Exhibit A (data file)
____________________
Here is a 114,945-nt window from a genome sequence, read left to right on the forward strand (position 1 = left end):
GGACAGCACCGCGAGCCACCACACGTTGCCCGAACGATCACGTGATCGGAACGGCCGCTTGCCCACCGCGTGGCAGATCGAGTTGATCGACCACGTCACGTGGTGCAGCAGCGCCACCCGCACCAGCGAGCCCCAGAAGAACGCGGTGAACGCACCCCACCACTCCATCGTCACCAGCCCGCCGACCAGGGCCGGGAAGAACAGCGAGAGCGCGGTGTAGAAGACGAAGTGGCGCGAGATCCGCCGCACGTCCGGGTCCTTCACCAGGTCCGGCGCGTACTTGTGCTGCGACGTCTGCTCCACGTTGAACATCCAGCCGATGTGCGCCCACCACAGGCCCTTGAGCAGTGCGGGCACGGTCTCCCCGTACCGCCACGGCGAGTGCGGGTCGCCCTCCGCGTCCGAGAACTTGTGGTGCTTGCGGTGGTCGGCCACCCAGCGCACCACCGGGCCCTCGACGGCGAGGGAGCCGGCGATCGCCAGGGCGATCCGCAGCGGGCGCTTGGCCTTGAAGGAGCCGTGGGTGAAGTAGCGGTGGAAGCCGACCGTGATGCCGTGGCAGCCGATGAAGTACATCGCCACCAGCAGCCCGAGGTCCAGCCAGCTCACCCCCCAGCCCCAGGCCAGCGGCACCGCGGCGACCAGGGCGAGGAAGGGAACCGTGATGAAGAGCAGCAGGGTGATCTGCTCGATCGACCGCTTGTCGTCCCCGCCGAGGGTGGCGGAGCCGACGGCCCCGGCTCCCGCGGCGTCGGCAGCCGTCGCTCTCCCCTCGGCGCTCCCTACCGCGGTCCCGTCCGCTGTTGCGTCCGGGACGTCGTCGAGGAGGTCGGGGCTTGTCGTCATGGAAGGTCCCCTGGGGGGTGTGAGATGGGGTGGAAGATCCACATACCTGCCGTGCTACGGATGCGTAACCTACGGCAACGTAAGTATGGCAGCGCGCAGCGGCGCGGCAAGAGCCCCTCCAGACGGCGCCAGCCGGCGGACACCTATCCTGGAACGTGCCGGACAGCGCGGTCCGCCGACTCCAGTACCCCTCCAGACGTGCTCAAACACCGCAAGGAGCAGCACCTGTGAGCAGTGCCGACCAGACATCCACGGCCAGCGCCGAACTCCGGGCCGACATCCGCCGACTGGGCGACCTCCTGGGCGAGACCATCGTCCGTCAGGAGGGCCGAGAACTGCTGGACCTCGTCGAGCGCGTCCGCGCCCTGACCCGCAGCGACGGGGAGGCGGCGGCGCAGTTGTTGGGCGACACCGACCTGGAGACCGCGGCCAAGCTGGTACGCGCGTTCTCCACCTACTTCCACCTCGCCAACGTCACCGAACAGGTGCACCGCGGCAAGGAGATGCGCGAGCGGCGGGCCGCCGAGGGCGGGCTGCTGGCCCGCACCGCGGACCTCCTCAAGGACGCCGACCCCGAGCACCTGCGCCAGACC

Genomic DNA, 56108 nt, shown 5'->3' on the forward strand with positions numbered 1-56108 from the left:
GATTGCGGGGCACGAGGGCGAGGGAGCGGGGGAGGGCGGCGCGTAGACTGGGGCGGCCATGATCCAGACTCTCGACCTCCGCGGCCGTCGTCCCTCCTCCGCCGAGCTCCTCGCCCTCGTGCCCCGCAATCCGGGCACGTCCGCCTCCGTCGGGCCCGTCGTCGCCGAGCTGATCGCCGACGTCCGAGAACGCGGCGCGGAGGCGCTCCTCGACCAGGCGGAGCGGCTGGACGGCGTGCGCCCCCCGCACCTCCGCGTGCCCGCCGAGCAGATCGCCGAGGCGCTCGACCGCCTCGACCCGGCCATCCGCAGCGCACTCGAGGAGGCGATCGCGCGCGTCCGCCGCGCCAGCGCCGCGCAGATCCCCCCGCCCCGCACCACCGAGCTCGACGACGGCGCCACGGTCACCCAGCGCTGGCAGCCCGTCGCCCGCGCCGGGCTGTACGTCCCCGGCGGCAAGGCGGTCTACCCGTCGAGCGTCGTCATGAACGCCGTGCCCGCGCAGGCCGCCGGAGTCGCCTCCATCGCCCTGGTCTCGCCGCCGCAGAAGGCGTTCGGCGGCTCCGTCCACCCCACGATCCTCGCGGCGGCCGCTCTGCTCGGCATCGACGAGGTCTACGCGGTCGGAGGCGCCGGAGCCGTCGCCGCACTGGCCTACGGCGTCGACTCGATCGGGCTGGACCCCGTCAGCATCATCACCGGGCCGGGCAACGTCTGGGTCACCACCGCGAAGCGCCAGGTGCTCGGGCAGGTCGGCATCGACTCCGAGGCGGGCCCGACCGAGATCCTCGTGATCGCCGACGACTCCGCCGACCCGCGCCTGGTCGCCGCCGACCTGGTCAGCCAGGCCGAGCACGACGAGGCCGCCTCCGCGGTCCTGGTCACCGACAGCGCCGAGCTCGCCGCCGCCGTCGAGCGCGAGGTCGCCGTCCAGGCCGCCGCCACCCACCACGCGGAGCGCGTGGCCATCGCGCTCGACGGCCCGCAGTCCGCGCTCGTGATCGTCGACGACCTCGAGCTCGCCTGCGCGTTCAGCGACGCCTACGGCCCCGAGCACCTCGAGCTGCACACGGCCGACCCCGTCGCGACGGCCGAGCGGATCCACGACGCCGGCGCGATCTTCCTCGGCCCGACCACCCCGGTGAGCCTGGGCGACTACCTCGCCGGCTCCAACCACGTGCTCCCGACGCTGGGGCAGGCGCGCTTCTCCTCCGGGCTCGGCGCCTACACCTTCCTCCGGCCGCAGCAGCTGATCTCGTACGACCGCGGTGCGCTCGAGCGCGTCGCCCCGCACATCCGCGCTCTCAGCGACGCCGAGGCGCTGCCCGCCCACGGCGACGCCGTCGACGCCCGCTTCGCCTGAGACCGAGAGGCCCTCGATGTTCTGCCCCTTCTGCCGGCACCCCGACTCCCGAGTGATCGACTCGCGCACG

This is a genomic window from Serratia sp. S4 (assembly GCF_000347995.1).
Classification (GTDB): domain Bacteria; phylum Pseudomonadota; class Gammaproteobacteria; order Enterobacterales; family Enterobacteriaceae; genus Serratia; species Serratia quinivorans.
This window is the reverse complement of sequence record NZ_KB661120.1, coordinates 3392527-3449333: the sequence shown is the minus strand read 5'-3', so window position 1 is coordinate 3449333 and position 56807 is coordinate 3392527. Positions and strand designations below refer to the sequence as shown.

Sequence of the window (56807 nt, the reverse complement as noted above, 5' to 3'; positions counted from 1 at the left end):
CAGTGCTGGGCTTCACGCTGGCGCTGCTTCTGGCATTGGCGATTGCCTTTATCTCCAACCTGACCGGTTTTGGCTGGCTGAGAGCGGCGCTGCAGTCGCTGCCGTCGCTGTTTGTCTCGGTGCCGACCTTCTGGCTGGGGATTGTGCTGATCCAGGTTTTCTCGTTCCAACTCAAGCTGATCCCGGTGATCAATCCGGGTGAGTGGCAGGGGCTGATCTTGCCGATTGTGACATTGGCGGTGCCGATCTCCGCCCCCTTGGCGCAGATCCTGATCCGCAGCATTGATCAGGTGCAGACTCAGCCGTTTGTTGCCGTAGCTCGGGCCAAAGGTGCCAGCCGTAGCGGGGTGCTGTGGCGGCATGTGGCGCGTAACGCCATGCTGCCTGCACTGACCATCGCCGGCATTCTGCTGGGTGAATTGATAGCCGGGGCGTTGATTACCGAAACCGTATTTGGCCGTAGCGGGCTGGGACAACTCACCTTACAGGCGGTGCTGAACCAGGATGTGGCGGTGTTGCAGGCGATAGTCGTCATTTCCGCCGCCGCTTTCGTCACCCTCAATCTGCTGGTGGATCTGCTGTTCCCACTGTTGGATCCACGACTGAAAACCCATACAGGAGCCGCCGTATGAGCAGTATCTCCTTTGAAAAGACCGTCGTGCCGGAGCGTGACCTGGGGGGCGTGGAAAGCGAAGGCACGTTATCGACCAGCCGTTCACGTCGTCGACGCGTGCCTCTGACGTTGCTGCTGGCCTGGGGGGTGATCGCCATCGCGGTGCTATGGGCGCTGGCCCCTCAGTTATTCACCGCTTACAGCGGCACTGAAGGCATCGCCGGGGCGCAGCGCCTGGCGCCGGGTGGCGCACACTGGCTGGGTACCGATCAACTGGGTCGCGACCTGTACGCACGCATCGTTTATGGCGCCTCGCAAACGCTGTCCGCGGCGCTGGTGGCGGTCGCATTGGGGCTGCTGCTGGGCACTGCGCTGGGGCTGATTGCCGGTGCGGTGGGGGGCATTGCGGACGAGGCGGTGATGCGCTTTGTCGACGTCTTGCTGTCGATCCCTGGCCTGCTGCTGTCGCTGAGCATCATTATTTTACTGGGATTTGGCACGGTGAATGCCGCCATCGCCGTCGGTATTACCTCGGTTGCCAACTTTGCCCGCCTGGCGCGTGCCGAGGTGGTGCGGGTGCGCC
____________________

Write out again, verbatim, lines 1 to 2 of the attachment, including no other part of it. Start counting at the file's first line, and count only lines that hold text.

Here is a 114,945-nt window from a genome sequence, read left to right on the forward strand (position 1 = left end):
GGACAGCACCGCGAGCCACCACACGTTGCCCGAACGATCACGTGATCGGAACGGCCGCTTGCCCACCGCGTGGCAGATCGAGTTGATCGACCACGTCACGTGGTGCAGCAGCGCCACCCGCACCAGCGAGCCCCAGAAGAACGCGGTGAACGCACCCCACCACTCCATCGTCACCAGCCCGCCGACCAGGGCCGGGAAGAACAGCGAGAGCGCGGTGTAGAAGACGAAGTGGCGCGAGATCCGCCGCACGTCCGGGTCCTTCACCAGGTCCGGCGCGTACTTGTGCTGCGACGTCTGCTCCACGTTGAACATCCAGCCGATGTGCGCCCACCACAGGCCCTTGAGCAGTGCGGGCACGGTCTCCCCGTACCGCCACGGCGAGTGCGGGTCGCCCTCCGCGTCCGAGAACTTGTGGTGCTTGCGGTGGTCGGCCACCCAGCGCACCACCGGGCCCTCGACGGCGAGGGAGCCGGCGATCGCCAGGGCGATCCGCAGCGGGCGCTTGGCCTTGAAGGAGCCGTGGGTGAAGTAGCGGTGGAAGCCGACCGTGATGCCGTGGCAGCCGATGAAGTACATCGCCACCAGCAGCCCGAGGTCCAGCCAGCTCACCCCCCAGCCCCAGGCCAGCGGCACCGCGGCGACCAGGGCGAGGAAGGGAACCGTGATGAAGAGCAGCAGGGTGATCTGCTCGATCGACCGCTTGTCGTCCCCGCCGAGGGTGGCGGAGCCGACGGCCCCGGCTCCCGCGGCGTCGGCAGCCGTCGCTCTCCCCTCGGCGCTCCCTACCGCGGTCCCGTCCGCTGTTGCGTCCGGGACGTCGTCGAGGAGGTCGGGGCTTGTCGTCATGGAAGGTCCCCTGGGGGGTGTGAGATGGGGTGGAAGATCCACATACCTGCCGTGCTACGGATGCGTAACCTACGGCAACGTAAGTATGGCAGCGCGCAGCGGCGCGGCAAGAGCCCCTCCAGACGGCGCCAGCCGGCGGACACCTATCCTGGAACGTGCCGGACAGCGCGGTCCGCCGACTCCAGTACCCCTCCAGACGTGCTCAAACACCGCAAGGAGCAGCACCTGTGAGCAGTGCCGACCAGACATCCACGGCCAGCGCCGAACTCCGGGCCGACATCCGCCGACTGGGCGACCTCCTGGGCGAGACCATCGTCCGTCAGGAGGGCCGAGAACTGCTGGACCTCGTCGAGCGCGTCCGCGCCCTGACCCGCAGCGACGGGGAGGCGGCGGCGCAGTTGTTGGGCGACACCGACCTGGAGACCGCGGCCAAGCTGGTACGCGCGTTCTCCACCTACTTCCACCTCGCCAACGTCACCGAACAGGTGCACCGCGGCAAGGAGATGCGCGAGCGGCGGGCCGCCGAGGGCGGGCTGCTGGCCCGCACCGCGGACCTCCTCAAGGACGCCGACCCCGAGCACCTGCGCCAGACC